1. Read this story
about a strange data-sharing deal between Google DeepMind and a London hospital. (Or read the full paper
it’s based on, which actually is more like a piece of investigative journalism than a research paper.)
2. Think about what a mutually beneficial arrangement that adequately ensures privacy would actually look like.
There are lots of funky things in the original arrangement between the two organizations, where Royal Free NHS in London gave DeepMind access to patient data, supposedly as part of a program to improve care for patients with kidney problems. The deal was, according to the paper’s authors, vague, opaque and peculiar in that in prohibited DeepMind—a deep learning company—from using data for machine learning.
DeepMind, for what it’s worth, has actually blogged about the agreement a couple of times in the past month:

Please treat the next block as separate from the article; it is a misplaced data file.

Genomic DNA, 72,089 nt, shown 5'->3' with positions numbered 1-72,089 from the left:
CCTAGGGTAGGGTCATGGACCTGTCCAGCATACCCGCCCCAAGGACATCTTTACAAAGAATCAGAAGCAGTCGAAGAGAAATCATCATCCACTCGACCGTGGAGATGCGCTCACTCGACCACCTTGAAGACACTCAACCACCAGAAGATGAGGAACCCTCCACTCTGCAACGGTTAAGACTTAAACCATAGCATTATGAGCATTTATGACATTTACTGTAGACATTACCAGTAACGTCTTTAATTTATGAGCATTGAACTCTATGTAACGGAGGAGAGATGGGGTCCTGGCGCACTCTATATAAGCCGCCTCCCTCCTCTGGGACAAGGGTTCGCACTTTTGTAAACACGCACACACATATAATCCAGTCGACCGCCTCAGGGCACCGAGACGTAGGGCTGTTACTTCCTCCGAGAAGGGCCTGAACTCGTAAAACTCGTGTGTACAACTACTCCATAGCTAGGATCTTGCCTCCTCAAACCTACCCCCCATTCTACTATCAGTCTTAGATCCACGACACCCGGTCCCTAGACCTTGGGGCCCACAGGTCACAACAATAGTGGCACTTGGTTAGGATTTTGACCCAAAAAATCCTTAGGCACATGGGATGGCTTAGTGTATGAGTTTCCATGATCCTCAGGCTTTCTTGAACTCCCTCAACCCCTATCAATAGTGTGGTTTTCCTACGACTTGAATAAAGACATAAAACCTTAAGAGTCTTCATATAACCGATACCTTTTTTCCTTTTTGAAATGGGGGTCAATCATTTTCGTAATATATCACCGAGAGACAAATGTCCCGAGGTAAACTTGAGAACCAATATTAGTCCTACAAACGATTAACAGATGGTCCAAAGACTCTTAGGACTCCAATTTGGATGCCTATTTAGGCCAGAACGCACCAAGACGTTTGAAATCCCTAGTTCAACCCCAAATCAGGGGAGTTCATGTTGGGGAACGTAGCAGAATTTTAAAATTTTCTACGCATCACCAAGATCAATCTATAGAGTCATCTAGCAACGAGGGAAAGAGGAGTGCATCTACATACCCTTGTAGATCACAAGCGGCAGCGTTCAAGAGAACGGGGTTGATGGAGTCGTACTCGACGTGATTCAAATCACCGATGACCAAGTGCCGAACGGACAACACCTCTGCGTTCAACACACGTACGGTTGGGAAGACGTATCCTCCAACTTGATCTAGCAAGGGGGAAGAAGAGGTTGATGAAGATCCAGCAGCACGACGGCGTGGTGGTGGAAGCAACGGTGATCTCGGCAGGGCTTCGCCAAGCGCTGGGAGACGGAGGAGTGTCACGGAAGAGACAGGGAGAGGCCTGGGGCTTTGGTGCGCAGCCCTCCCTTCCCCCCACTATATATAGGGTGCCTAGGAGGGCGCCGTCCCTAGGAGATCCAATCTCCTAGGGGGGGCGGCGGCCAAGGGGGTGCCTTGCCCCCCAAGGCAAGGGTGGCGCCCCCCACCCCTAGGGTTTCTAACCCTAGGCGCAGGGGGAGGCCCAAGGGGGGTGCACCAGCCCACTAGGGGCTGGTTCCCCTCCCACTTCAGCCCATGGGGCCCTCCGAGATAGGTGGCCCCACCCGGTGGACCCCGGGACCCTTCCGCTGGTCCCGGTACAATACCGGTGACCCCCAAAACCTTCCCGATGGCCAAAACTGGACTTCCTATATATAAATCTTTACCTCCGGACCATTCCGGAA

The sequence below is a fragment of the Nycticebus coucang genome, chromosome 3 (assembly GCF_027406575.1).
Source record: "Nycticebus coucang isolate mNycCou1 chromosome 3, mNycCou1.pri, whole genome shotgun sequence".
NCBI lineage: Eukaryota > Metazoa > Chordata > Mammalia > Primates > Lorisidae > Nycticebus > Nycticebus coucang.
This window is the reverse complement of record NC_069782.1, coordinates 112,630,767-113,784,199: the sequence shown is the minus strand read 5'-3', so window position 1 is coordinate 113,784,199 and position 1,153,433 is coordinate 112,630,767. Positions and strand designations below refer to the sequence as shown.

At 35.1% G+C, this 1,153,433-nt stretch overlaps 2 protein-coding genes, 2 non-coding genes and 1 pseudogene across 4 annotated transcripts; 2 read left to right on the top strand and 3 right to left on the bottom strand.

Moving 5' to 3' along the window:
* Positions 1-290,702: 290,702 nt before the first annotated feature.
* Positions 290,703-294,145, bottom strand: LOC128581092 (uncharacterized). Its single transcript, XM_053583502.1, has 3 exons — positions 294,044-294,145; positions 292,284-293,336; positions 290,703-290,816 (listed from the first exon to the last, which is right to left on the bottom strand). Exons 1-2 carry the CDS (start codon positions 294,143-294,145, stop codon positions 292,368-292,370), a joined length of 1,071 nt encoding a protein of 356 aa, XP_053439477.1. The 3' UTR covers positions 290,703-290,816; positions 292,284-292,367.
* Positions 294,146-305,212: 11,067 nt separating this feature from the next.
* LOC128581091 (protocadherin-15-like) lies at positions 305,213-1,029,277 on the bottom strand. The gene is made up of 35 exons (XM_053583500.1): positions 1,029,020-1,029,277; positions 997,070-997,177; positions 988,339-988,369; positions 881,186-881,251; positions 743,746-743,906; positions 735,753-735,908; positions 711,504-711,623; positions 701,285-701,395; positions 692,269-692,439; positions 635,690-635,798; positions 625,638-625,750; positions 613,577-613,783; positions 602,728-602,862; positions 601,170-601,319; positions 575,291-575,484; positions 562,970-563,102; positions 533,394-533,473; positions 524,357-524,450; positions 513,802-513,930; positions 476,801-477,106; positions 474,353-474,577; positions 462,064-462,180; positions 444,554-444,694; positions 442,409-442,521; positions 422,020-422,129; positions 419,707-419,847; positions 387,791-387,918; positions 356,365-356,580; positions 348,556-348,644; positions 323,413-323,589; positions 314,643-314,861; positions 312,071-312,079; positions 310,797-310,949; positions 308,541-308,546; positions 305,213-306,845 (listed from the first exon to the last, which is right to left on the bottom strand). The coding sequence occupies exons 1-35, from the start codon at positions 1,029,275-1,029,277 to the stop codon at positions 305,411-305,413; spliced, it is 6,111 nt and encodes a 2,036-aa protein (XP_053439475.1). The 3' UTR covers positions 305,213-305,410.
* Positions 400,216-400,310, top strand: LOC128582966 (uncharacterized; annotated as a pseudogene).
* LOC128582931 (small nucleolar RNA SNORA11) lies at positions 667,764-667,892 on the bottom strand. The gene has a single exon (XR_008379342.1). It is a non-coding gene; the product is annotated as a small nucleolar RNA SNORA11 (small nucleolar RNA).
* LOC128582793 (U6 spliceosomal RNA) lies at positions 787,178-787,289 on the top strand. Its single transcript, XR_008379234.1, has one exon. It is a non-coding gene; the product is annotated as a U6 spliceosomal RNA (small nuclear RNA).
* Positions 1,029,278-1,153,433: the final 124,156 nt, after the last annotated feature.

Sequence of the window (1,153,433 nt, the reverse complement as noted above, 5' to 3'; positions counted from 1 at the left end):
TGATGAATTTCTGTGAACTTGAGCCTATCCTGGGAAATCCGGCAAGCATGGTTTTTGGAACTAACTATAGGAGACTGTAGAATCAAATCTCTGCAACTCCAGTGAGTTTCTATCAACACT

I think the bigger issue here is how we strike the right balance between privacy, innovation and the law. It’s easy to pick a side on opposite ends of the privacy-innovation spectrum, but the reality is that there’s a lot of space in between that we probably haven’t adequately investigated. This includes the very basic question of where data is actually safer from prying eyes (I might argue on Google servers).
A functional public-private partnership on issues like health care could be remarkably beneficial to everyone involved—patients included—but it’s going to require governments moving beyond some preconceived notions about privacy, and companies putting in the extra work to ensure they’re putting privacy first.
For a couple more stories from yesterday generally related to this topic, check out: